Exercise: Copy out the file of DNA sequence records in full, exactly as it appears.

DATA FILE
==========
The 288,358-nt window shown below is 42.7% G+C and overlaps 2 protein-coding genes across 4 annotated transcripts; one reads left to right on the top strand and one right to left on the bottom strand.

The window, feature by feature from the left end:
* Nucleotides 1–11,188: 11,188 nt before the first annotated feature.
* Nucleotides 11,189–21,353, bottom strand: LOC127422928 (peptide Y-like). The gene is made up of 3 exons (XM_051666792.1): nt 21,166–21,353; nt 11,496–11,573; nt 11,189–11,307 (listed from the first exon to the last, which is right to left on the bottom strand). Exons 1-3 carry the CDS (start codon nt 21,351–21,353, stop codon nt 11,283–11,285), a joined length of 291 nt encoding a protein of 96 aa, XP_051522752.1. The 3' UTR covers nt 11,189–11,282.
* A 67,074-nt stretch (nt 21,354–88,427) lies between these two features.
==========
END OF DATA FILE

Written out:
The 288,358-nt window shown below is 42.7% G+C and overlaps 2 protein-coding genes across 4 annotated transcripts; one reads left to right on the top strand and one right to left on the bottom strand.

The window, feature by feature from the left end:
* Nucleotides 1–11,188: 11,188 nt before the first annotated feature.
* Nucleotides 11,189–21,353, bottom strand: LOC127422928 (peptide Y-like). The gene is made up of 3 exons (XM_051666792.1): nt 21,166–21,353; nt 11,496–11,573; nt 11,189–11,307 (listed from the first exon to the last, which is right to left on the bottom strand). Exons 1-3 carry the CDS (start codon nt 21,351–21,353, stop codon nt 11,283–11,285), a joined length of 291 nt encoding a protein of 96 aa, XP_051522752.1. The 3' UTR covers nt 11,189–11,282.
* A 67,074-nt stretch (nt 21,354–88,427) lies between these two features.